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Farm Water Planning

Water is an essential requirement for running a farm business and has a significant impact upon the livestock enterprise with relation to stock welfare, farm productivity and business profitability. Knowledge of livestock water requirements and potential sources of water are important for planning on both an annual and daily basis. The goal of farm water planning is to have the water you need, where you need it, when you need it. Farm water planning also takes into account the levels of risk associated with water supply reliability.
Essential elements of farm water planning include:

  • understanding total farm water requirements,
  • evaluating the reliability of water sources,
  • determining the sizes of storages (dams or tanks) needed,
  • matching stocking rates to water availability,
  • designing farm water supply and reticulation systems,
  • determining how long water supplies will last during times of prolonged below average rainfall years or droughts.

In periods of low rainfall or in low rainfall areas, water shortages can be a significant limitation to productivity. A lack of water can mean destocking the property or carting water in, while poor water quality can restrict the type of stock run or inhibit their productivity.

Farm water balance

A key component of farm water planning is undertaking an annual farm water balance. A water balance considers:

  • Water requirements (uses of water) on-farm
  • Water supplies on-farm (water available)
Secure a reliable source of water. Are there any alternatives?
Check that the quality meets livestock requirements
  • The balance between water supply and use
Determine how much water may be required by a mob at one point at one time.
Ensure the water supply / storage will meet maximum requirements with enough storage and correct flow rates into troughs.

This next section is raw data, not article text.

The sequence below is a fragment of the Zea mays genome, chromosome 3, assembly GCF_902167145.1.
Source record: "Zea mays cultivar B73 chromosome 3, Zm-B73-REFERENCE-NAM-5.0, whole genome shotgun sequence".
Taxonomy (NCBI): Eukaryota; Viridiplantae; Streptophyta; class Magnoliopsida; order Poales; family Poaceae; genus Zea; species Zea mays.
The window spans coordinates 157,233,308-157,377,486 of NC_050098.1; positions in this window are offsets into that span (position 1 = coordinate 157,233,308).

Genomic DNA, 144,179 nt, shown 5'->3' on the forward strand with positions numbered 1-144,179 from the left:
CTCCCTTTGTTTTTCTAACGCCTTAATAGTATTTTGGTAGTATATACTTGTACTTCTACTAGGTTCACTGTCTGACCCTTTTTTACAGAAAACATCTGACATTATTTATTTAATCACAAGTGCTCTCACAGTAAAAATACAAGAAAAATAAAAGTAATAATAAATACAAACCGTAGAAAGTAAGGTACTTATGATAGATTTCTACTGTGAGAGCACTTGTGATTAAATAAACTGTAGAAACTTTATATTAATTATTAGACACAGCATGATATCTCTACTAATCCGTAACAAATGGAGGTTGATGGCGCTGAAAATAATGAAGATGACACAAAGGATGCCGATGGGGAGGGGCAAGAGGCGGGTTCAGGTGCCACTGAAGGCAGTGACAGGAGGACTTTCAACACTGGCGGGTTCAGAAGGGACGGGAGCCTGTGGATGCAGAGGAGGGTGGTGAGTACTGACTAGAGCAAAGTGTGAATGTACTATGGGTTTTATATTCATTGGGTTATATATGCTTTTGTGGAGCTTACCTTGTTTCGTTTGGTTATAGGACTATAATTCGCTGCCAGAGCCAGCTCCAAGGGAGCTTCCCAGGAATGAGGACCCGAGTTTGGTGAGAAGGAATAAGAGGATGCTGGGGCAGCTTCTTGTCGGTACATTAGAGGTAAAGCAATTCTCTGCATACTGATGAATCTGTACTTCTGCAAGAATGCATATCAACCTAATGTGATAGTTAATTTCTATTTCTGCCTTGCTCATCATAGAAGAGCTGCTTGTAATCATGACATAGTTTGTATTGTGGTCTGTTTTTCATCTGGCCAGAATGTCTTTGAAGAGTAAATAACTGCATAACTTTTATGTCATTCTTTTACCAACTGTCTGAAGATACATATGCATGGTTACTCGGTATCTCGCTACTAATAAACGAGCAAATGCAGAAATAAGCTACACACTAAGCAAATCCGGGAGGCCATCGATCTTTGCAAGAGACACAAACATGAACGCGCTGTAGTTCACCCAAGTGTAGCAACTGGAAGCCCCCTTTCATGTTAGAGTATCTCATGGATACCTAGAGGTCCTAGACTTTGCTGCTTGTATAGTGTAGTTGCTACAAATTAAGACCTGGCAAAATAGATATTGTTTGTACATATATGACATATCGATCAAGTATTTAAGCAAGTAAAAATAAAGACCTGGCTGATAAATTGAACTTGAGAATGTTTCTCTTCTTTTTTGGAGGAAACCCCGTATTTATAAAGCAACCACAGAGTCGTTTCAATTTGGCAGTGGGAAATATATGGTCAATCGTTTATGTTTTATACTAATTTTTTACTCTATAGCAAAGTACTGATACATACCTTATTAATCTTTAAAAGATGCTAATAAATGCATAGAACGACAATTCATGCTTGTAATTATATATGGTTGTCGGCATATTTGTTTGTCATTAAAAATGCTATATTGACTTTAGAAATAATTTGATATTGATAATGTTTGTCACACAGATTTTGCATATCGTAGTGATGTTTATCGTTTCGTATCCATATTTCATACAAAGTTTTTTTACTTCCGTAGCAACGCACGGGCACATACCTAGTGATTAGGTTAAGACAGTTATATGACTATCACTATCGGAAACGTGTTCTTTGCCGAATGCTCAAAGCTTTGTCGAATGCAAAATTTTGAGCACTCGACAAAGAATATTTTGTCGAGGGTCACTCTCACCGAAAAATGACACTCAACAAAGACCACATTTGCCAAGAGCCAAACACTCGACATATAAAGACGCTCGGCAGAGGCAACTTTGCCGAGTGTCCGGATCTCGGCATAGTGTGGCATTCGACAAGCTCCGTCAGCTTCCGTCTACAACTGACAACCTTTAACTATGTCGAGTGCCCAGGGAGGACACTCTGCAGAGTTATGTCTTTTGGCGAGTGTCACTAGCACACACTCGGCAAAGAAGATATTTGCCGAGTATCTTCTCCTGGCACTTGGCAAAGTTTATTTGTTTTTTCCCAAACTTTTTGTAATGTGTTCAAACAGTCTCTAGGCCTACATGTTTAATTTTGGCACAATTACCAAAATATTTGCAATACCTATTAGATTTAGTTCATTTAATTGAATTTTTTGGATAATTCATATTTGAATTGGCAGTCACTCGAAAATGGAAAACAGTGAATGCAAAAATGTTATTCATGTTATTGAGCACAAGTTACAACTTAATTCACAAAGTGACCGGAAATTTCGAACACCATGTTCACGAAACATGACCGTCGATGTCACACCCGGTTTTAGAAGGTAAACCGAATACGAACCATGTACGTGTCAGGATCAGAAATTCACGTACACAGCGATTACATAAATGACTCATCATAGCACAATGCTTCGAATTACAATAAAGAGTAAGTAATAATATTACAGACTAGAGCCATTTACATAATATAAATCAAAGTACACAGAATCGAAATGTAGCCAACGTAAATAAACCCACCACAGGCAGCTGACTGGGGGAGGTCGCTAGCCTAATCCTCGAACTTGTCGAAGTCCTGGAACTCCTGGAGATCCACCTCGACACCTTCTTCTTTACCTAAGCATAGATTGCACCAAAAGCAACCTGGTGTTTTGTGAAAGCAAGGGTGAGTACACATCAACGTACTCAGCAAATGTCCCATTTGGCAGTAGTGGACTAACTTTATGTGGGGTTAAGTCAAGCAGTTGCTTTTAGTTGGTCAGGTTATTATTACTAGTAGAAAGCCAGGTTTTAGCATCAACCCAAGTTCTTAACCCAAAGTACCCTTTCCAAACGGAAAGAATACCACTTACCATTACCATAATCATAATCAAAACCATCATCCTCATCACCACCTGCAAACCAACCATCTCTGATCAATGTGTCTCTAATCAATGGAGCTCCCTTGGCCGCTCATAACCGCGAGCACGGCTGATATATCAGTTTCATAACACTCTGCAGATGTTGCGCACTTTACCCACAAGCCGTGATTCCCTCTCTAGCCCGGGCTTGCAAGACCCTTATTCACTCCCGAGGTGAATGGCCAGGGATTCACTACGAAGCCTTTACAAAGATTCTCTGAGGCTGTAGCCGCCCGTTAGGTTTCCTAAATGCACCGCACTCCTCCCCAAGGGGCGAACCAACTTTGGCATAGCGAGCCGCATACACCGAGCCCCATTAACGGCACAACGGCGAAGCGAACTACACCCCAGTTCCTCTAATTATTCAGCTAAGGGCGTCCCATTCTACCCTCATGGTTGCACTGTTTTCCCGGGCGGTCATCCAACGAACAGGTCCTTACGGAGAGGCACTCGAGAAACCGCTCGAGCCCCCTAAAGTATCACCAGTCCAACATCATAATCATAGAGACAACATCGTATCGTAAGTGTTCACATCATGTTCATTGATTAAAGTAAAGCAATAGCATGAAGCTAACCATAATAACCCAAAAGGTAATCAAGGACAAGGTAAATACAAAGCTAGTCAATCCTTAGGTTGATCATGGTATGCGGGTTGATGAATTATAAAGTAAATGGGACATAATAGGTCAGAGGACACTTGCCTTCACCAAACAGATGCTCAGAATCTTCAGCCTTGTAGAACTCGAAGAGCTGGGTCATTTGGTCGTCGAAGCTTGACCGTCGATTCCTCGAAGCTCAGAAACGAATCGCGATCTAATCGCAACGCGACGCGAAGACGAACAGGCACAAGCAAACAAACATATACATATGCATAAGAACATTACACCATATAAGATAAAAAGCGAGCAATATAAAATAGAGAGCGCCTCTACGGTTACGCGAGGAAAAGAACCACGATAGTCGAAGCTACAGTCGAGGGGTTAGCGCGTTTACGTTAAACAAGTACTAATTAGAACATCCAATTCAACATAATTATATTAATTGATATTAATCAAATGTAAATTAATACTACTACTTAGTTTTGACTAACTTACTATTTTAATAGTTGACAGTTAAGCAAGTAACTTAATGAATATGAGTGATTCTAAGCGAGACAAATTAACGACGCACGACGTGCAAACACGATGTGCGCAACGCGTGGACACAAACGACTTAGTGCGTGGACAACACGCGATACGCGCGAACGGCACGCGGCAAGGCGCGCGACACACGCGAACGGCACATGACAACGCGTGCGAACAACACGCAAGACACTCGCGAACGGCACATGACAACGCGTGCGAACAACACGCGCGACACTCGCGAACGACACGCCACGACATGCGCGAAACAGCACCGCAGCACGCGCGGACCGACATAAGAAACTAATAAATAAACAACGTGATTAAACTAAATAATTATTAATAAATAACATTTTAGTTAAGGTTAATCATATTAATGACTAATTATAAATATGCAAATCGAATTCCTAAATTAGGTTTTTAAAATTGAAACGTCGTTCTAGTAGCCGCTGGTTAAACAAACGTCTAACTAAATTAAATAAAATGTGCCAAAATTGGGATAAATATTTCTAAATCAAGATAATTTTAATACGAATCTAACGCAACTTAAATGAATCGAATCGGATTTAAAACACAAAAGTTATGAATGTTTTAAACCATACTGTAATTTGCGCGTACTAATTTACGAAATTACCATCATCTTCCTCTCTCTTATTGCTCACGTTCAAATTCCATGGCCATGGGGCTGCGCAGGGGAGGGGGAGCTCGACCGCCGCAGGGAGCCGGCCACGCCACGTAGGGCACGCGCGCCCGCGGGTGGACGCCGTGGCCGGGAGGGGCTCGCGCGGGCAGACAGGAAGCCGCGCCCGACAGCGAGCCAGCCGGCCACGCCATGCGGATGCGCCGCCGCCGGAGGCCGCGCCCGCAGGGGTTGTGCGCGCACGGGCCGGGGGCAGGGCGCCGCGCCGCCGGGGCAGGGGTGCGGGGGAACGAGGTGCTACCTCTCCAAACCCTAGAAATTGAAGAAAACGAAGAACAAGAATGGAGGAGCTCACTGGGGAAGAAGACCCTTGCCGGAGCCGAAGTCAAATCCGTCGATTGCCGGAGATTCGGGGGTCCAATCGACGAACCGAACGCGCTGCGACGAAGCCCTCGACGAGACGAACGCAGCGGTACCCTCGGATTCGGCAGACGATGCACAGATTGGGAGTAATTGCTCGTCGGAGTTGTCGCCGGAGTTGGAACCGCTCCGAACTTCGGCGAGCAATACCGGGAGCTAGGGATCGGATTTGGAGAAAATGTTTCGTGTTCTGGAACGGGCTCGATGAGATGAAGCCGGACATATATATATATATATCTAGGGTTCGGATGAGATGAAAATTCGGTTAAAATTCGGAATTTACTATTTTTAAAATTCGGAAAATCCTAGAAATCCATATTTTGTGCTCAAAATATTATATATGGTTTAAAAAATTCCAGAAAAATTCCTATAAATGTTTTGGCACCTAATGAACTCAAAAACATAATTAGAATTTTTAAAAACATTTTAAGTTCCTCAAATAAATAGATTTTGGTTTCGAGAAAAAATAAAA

• Storages

Using the information provided by the water budget along with an understanding of water distribution, quality and seasonal weather patterns can help guide decision making on-farm.

Before making changes in a paddock, consider your whole farm livestock watering system.

Assess your current system:

  • What does your current system look like? Are the pipes and water points in the right location?
  • What is the current condition of the pipelines and water points?  (Eg Corrosion, leaks, age of pipes, erosion etc)
  • Map all existing pipelines, dams, tanks and troughs.

Plan your future system:

  • Before replacing existing infrastructure map a new water system for the whole property
  • Identify the urgent and highest priorities changes then work through implementing the new water system even if it takes a number of years.
  • Get advice when selecting pumps, pipe diameters and pressure-rating’s to achieve the desired flow rates

Consider a cost effective system:

  • use gravity reticulation to move water
  • use central water points and portable systems
  • use tanks that can service a number of troughs
  • cost of water.


Note: To convert L/year to ML/year, divide L/year by 1,000,000

Water testing

The best way to be certain about the quality of your water is to have it tested. When testing water:

  • Rinse meters and container in water to be tested. Read off numbers taking note of units.
  • Stock bores can be tested on freshly pumped water at the trough.
  • Bores should be monitored at regular intervals (monthly or quarterly), for example March, June, September and December.
  • EC meters are relatively inexpensive and available at various water equipment dealers.
  • EC and pH measurements are done free of charge at many Department of Environment and Primary Industries (DEPI) locations.
  • For more in depth water tests including mineral analysis contact testing labs listed in the contacts section of this booklet.

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